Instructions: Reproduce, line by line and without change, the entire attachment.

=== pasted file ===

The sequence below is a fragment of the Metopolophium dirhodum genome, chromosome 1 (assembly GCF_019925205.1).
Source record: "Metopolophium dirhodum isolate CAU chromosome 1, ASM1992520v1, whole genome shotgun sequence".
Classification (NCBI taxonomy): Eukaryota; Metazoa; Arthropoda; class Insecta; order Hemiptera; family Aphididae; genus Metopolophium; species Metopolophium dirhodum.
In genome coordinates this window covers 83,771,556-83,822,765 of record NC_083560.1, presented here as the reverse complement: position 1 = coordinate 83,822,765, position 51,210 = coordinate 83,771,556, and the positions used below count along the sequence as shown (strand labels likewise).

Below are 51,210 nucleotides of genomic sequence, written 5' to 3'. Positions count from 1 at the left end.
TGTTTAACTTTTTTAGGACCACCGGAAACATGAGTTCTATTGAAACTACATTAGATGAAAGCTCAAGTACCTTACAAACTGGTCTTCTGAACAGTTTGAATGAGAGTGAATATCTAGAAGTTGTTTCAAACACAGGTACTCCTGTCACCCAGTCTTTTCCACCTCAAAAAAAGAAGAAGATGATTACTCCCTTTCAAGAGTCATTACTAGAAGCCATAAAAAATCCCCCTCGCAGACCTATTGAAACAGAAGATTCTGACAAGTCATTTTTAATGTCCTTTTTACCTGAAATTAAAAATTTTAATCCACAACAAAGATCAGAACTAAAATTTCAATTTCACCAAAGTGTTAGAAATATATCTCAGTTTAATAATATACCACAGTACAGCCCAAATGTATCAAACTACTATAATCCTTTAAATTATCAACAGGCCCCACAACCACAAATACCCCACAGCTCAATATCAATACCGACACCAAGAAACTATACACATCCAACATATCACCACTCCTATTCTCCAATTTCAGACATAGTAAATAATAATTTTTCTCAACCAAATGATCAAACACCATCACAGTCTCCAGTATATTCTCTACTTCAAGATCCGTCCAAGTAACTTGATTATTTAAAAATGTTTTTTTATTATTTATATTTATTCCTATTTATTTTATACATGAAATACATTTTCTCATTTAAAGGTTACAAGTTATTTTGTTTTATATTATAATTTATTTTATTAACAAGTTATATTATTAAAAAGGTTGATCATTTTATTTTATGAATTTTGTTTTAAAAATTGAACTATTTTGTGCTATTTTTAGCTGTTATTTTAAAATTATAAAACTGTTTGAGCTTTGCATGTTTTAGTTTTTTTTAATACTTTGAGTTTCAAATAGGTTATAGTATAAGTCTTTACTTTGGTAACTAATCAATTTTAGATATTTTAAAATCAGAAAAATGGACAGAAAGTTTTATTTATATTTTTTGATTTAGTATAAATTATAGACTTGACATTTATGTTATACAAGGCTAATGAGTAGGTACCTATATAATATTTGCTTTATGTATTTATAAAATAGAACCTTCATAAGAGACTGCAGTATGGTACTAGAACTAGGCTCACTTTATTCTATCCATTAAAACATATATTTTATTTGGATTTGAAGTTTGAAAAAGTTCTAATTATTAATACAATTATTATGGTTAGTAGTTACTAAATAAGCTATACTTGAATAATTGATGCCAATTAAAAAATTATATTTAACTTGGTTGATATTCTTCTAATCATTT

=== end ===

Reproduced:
The sequence below is a fragment of the Metopolophium dirhodum genome, chromosome 1 (assembly GCF_019925205.1).
Source record: "Metopolophium dirhodum isolate CAU chromosome 1, ASM1992520v1, whole genome shotgun sequence".
Classification (NCBI taxonomy): Eukaryota; Metazoa; Arthropoda; class Insecta; order Hemiptera; family Aphididae; genus Metopolophium; species Metopolophium dirhodum.
In genome coordinates this window covers 83,771,556-83,822,765 of record NC_083560.1, presented here as the reverse complement: position 1 = coordinate 83,822,765, position 51,210 = coordinate 83,771,556, and the positions used below count along the sequence as shown (strand labels likewise).

Below are 51,210 nucleotides of genomic sequence, written 5' to 3'. Positions count from 1 at the left end.
TGTTTAACTTTTTTAGGACCACCGGAAACATGAGTTCTATTGAAACTACATTAGATGAAAGCTCAAGTACCTTACAAACTGGTCTTCTGAACAGTTTGAATGAGAGTGAATATCTAGAAGTTGTTTCAAACACAGGTACTCCTGTCACCCAGTCTTTTCCACCTCAAAAAAAGAAGAAGATGATTACTCCCTTTCAAGAGTCATTACTAGAAGCCATAAAAAATCCCCCTCGCAGACCTATTGAAACAGAAGATTCTGACAAGTCATTTTTAATGTCCTTTTTACCTGAAATTAAAAATTTTAATCCACAACAAAGATCAGAACTAAAATTTCAATTTCACCAAAGTGTTAGAAATATATCTCAGTTTAATAATATACCACAGTACAGCCCAAATGTATCAAACTACTATAATCCTTTAAATTATCAACAGGCCCCACAACCACAAATACCCCACAGCTCAATATCAATACCGACACCAAGAAACTATACACATCCAACATATCACCACTCCTATTCTCCAATTTCAGACATAGTAAATAATAATTTTTCTCAACCAAATGATCAAACACCATCACAGTCTCCAGTATATTCTCTACTTCAAGATCCGTCCAAGTAACTTGATTATTTAAAAATGTTTTTTTATTATTTATATTTATTCCTATTTATTTTATACATGAAATACATTTTCTCATTTAAAGGTTACAAGTTATTTTGTTTTATATTATAATTTATTTTATTAACAAGTTATATTATTAAAAAGGTTGATCATTTTATTTTATGAATTTTGTTTTAAAAATTGAACTATTTTGTGCTATTTTTAGCTGTTATTTTAAAATTATAAAACTGTTTGAGCTTTGCATGTTTTAGTTTTTTTTAATACTTTGAGTTTCAAATAGGTTATAGTATAAGTCTTTACTTTGGTAACTAATCAATTTTAGATATTTTAAAATCAGAAAAATGGACAGAAAGTTTTATTTATATTTTTTGATTTAGTATAAATTATAGACTTGACATTTATGTTATACAAGGCTAATGAGTAGGTACCTATATAATATTTGCTTTATGTATTTATAAAATAGAACCTTCATAAGAGACTGCAGTATGGTACTAGAACTAGGCTCACTTTATTCTATCCATTAAAACATATATTTTATTTGGATTTGAAGTTTGAAAAAGTTCTAATTATTAATACAATTATTATGGTTAGTAGTTACTAAATAAGCTATACTTGAATAATTGATGCCAATTAAAAAATTATATTTAACTTGGTTGATATTCTTCTAATCATTT